Keep the Kudos

"Customer Care," a 20x30-inch inspir...

“Customer Care,” a 20×30-inch inspirational color poster photograph of two hands cradling a rose, created by the 31st Communications Squadron (CS), Visual Information, Aviano Air Base (AB), Italy. Subtitle:”Customer care must be nurtured from beginning to end.” (Photo credit: Wikipedia)

We often hear how important it is to truly understand the customer journey with our organizations. You know, how it’s very important to put ourselves in our customers shoes. I fully agree that is the best way to empathize and remove obstacles to positive outcomes.

Here’s something we may not hear as much about, and I’m inclined to write about it today. I think it is just as important to take some time to truly understand our social media customer support reps and the journey they face every day. If you’ve ever been a customer support rep of any kind, whether on the phone, in a retail setting, e-care or social, you know that the day can be grueling. Even the best representative that truly wants an exceptional customer experience can finish the day ragged from all of the challenges. That rep comes in full of company love and hope, but as the day wears on, a person can grow weary under the pressure coming from customers and from leaders.

Because of this, I think we need to keep the kudos. Every tweet, email, positive comment or great outcome that occurred because that customer support rep went the distance to make something big happen should be forwarded, printed out, pasted up, and put in some review somewhere. I explained to the team I work with that the social customer care position is not for the weak; every statement you make out their in public is open for review, suggestion, comment and, well, scrutiny, really. The channel is quite public, and any mistake made is visible to anyone that happens across the comments. So, imagine the pressure.

There are great things happening in organizations today because of work done by social customer support reps that dig deep to unearth policies that could use updating or can reach out to connect customers to the right sources to solve problems. This movement of using social media for customer support could not come at a better time, especially as we see the shift in power from corporations to customers, and customers voting on experiences with their feet and their dollars. Customer care is proving to be a product differentiator more than just an expense companies are forced to deal with. And that customer support rep with the right attitude and motivation is at the heart of that movement, that change that causes customers to stay or go.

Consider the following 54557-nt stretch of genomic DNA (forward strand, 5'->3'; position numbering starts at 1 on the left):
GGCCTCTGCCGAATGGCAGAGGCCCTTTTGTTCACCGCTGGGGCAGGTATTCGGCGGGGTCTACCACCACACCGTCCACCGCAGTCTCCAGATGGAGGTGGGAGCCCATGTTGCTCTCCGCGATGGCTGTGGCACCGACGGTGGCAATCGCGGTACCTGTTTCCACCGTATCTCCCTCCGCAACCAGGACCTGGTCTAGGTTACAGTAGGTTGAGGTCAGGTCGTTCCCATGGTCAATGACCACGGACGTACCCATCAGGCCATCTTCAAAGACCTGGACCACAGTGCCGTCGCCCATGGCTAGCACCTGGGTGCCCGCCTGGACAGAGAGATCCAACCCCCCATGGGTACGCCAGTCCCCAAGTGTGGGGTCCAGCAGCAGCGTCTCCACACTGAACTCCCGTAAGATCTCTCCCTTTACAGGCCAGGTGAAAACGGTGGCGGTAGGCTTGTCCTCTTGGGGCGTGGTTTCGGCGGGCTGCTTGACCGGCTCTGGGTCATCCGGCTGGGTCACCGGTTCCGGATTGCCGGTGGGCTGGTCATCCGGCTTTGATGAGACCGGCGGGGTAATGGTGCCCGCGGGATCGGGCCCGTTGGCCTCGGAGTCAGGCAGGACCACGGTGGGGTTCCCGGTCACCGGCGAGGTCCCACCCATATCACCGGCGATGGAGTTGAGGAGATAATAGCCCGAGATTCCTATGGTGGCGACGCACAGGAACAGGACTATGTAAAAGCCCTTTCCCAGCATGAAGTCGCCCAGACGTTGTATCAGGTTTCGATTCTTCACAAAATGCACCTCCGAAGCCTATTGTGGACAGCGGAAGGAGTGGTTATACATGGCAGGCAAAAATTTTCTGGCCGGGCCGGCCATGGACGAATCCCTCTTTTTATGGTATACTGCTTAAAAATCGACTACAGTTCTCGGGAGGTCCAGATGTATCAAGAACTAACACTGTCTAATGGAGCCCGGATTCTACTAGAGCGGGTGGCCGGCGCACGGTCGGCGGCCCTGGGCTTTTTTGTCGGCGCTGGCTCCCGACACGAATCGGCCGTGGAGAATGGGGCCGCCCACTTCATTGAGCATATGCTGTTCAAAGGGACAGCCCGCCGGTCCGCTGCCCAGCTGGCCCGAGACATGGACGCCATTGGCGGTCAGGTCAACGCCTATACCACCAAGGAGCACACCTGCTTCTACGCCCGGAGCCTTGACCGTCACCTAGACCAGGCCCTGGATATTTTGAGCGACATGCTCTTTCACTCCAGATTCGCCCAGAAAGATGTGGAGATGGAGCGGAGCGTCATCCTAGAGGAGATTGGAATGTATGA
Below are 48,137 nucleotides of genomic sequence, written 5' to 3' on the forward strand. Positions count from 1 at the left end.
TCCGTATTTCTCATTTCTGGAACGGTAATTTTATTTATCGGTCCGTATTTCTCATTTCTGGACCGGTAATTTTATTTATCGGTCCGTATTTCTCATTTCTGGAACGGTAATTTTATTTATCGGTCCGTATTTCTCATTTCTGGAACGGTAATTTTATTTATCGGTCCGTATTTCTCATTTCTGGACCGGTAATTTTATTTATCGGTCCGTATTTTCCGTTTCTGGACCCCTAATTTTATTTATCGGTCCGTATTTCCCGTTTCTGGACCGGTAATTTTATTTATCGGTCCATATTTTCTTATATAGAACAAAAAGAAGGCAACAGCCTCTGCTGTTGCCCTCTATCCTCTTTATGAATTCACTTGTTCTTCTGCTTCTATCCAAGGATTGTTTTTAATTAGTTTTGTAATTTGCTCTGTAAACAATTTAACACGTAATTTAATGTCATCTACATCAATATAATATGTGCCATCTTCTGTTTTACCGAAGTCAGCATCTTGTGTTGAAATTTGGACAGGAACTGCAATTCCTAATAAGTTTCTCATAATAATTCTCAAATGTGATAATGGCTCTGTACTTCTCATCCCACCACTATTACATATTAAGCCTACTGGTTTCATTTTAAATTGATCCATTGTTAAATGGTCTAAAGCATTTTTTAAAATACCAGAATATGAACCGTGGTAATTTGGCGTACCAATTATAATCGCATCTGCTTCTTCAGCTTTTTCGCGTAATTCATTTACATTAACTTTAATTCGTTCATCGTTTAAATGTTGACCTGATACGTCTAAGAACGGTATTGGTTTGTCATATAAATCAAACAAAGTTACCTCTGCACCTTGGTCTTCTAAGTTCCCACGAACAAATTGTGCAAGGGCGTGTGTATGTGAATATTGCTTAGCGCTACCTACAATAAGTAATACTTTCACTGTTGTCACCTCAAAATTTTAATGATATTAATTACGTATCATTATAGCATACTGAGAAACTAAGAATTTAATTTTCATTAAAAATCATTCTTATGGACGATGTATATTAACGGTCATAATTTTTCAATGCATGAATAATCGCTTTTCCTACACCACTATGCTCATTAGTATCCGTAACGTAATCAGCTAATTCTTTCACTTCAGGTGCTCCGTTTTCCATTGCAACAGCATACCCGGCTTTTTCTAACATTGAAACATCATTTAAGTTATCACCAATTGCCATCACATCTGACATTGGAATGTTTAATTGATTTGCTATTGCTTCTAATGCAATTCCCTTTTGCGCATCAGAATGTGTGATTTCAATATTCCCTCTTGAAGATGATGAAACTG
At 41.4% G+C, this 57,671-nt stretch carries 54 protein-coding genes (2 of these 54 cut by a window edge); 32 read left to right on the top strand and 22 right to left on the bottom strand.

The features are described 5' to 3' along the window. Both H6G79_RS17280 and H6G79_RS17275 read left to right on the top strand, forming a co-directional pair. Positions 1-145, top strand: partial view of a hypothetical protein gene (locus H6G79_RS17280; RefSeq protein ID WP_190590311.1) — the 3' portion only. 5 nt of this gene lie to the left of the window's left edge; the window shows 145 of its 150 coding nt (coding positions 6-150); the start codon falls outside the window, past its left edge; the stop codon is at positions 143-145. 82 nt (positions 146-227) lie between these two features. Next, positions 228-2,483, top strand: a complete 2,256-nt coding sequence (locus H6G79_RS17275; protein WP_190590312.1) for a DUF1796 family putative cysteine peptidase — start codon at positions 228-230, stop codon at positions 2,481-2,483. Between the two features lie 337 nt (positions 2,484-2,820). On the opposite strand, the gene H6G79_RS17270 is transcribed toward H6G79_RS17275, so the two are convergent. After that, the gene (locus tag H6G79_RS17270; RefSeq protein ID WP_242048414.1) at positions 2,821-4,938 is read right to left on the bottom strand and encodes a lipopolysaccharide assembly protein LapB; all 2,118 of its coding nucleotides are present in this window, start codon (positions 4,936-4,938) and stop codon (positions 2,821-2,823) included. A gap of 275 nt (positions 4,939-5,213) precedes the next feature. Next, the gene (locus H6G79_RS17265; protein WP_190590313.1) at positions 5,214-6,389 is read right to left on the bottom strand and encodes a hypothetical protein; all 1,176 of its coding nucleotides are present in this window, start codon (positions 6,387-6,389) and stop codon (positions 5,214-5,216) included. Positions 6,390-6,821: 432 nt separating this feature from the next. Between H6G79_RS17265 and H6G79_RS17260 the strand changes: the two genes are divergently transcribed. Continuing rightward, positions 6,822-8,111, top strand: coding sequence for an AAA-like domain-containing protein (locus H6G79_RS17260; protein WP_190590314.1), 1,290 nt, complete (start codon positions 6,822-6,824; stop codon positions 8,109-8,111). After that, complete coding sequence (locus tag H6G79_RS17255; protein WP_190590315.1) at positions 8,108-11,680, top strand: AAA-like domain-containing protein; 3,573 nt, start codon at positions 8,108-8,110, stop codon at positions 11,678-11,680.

So every post I see, every compliment I receive on a social customer care rep is being saved, forwarded, talked about, and praised. More than that, I’m asking the reps to send me anything they find that shows customers are excited about the attention and service we are providing. If you worked hard to put together a great team of customer support reps for social media, and they’re doing a great job for you and customers are noticing, I encourage you to do the same. Just like with our customers, let’s tell our reps how great they are while we have them, and tell them how much we appreciate the work they do, in the moment, to help one more customer have a great experience.

Thanks, team.

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